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Possibly incredibly stupid question about gravity in an aeroplane

  1. Apr 17, 2007 #1
    I just want to make absolutely sure, but does anyone know if you actually do weigh less in a plane, and if you do, is it measurable?

    Obviously a flying aeroplane, and not one on the ground ;)

    Thanks! Jess
     
  2. jcsd
  3. Apr 17, 2007 #2

    ZapperZ

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    You already weigh less when you are high up in the mountains. That's why places such as Denver, CO, and other cities up in the mountains have "thinner air".

    Since an airplane travels higher than even these mountains, you can draw your own conclusion from there.

    Zz.
     
  4. Apr 17, 2007 #3
    except maybe on take off and in curves
     
  5. Apr 17, 2007 #4

    Hootenanny

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    Your weight would still not change. Weight is a function of distance only, nothing else. Your apparent weight may change, i.e. the magnitude of the normal force from your seat.
     
  6. Apr 17, 2007 #5
    I guessed as much... but is it measurable? o:) (on regular scales like you would have in your bathroom)
     
  7. Apr 17, 2007 #6

    it seems to me, it would be when (a moment in time) and where (an exact location/circumstance in that moment of time) when you would weigh yourself (weigh less)---wouldn't you weigh less on the moon?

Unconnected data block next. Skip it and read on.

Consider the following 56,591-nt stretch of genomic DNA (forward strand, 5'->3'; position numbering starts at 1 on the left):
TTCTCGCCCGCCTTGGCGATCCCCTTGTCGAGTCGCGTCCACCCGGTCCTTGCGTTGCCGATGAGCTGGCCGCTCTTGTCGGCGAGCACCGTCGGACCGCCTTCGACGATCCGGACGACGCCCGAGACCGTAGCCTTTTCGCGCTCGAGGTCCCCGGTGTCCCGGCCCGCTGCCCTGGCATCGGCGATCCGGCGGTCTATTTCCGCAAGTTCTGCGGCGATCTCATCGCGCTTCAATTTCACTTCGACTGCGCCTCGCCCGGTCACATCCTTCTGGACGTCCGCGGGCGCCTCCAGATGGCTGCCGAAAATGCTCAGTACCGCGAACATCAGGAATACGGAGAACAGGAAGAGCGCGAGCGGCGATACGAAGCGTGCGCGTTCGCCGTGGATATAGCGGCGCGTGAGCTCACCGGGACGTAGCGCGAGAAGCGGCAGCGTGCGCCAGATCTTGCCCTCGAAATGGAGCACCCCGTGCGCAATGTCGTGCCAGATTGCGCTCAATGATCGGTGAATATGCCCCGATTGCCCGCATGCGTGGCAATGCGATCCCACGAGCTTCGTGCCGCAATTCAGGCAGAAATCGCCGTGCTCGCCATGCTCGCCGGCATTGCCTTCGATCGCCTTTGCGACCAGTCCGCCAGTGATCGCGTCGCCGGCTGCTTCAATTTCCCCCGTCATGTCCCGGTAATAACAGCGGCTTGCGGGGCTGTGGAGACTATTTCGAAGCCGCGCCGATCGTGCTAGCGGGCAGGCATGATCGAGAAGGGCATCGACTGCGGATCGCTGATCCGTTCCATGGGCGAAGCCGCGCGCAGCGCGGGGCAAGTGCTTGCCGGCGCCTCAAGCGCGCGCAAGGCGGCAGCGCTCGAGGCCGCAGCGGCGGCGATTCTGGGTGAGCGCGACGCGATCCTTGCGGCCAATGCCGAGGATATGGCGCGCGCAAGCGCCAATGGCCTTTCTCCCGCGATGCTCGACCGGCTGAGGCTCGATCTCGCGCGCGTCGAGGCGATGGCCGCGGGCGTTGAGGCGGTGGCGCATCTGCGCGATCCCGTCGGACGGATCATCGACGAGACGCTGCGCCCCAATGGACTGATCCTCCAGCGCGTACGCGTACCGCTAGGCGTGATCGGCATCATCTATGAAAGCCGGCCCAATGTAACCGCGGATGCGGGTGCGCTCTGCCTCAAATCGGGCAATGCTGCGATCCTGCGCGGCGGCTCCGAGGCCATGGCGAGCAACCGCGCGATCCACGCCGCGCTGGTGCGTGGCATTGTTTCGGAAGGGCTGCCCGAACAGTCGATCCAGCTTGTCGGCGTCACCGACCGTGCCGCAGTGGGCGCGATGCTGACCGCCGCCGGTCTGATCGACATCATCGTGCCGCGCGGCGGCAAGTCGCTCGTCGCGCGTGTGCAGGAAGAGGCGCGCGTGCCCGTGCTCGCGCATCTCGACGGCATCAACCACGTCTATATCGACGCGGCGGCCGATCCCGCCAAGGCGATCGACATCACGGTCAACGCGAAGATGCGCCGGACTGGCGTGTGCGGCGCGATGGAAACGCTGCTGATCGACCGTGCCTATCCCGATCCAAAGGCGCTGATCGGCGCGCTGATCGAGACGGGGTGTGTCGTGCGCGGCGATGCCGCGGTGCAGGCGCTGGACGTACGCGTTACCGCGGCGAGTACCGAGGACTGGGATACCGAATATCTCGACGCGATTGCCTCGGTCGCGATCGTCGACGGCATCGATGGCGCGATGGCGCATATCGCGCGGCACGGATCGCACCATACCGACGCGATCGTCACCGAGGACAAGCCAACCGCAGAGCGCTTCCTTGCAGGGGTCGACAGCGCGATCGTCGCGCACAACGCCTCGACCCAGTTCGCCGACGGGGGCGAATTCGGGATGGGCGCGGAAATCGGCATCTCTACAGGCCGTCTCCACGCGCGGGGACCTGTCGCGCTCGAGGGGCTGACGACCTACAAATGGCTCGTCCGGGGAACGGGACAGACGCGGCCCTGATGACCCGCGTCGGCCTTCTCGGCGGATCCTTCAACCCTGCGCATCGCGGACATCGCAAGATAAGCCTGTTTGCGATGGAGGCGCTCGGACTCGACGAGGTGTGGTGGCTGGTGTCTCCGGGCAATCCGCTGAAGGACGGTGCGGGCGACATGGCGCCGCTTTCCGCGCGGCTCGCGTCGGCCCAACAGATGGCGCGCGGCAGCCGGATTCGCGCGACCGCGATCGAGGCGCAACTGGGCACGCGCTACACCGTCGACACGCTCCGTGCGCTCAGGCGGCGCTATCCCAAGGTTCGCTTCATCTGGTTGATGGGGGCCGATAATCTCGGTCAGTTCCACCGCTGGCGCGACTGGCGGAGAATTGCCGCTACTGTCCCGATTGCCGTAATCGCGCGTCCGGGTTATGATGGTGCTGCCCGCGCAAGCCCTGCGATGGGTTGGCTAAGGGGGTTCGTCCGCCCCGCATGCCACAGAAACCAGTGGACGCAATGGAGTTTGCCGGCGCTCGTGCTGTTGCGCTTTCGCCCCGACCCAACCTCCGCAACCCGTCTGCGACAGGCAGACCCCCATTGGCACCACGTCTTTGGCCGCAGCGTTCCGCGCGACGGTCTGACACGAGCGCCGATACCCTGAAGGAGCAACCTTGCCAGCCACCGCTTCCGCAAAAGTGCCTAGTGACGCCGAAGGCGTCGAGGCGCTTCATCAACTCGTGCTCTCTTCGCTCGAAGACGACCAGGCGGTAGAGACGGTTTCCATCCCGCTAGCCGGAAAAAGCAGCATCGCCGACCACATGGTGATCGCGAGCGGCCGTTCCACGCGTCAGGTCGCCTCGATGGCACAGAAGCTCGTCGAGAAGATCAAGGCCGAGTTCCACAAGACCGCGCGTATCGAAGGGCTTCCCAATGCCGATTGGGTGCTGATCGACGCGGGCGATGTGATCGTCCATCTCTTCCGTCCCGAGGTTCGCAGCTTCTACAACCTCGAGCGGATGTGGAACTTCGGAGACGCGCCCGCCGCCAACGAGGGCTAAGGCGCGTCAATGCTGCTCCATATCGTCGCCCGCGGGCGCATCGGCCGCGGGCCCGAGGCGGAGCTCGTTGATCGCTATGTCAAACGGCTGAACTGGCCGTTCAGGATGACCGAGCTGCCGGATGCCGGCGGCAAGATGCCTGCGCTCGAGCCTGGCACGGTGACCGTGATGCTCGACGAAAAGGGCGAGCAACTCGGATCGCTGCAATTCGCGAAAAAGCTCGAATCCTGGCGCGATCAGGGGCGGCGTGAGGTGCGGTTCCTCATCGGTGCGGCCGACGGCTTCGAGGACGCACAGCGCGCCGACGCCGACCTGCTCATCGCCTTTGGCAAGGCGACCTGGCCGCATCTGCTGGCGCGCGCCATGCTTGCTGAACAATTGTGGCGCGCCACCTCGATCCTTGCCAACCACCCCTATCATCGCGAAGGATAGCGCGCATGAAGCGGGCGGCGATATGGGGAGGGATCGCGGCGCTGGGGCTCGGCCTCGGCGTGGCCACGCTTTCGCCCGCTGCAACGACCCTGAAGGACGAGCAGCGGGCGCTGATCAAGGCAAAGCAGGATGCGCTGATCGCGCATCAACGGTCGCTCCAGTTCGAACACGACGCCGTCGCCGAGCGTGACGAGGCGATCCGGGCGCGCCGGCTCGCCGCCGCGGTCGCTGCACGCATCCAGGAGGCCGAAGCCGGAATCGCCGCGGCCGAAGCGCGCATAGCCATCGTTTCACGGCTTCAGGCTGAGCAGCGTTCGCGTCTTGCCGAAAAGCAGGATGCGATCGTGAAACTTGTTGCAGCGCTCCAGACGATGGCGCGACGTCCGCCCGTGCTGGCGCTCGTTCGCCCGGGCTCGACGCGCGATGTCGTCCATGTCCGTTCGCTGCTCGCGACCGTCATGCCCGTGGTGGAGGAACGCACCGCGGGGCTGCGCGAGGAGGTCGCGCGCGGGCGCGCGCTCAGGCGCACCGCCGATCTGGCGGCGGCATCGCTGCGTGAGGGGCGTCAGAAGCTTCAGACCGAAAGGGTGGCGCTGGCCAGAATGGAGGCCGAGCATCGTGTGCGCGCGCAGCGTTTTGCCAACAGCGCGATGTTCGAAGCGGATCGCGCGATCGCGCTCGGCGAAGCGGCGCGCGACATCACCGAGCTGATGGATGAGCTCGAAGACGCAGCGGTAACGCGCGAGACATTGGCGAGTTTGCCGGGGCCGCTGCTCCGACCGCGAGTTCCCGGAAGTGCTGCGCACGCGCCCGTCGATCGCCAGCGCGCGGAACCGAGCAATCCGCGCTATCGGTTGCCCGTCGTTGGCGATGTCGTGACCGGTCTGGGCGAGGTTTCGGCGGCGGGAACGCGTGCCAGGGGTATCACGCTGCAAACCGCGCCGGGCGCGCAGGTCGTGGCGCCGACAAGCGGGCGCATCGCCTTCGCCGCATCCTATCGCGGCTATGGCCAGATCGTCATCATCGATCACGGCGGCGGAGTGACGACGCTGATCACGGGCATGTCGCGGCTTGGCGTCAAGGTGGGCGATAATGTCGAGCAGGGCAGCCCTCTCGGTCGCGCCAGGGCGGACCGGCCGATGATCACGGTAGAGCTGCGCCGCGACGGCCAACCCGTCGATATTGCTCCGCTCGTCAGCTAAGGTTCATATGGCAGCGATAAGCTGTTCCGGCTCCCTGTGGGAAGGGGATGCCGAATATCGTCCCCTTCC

8. Apr 17, 2007 #7
    I think what he was saying was that the pull of the earth on your body would still be the same in the plane if it was doing a parabolic flight and you appeared weightless, or if it was a regular flight and you didn't, so long as you were at the same distance from earth?
     
  9. Apr 17, 2007 #8
    You weight less as you climb. But this is not the reason why the atmospheric pressure diminishes with height.
    Atmospheric depends on the weight of the air column from de place you are until free space.
    Although gravity diminishes with height, it does so far much slowly than atmospheric pressure.
    As an example, in the summit of the Everest, gravity is only 0.25% lower than at sea level, but atmospheric pressure is just 35% of sea level pressure.
     
  10. Apr 17, 2007 #9

    AlephZero

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    Earth radius = 6400 Km (approx).
    Typical cruise height of civil aircraft = 35,000 ft = 11 Km.

    Change in gravitational attraction (a.k.a. weight) = (6400/6411)^2 = 0.996

    A 0.4% change isn't hard to detect.
     
  11. Apr 17, 2007 #10

    ZapperZ

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    It might, depending on how good your bathroom scale is (mine reads up to 1 decimal place).

    The approximate difference in g between Denver, CO and sea level is about 0.06%. So for a 150 lb person, the change is weight between the two is about 0.1 lb. So yes, you can detect this with a bathroom scale.

    Zz.
     
  12. Apr 17, 2007 #11
    OK--if that's what your specific circumstance was in your original question
     
  13. Apr 17, 2007 #12
    Thanks! That's really helpful :D

    Jess
     
  14. Apr 17, 2007 #13

    Hootenanny

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    You would indeed weight less on the moon, but how many aeroplanes fly on the moon...
     
  15. Apr 17, 2007 #14
    well since there's no aer on the moon---not many I would guess---

    just nailing down the specific circumstance.

    ----------
    If I'm not mistaken though, if you had the scale on the plane with you, and weighed yourself---I believe you'd weigh the same as if you weren't on the plane (on earth) and weighing yourself--I think it would depend on what type of scale you were using too.
     
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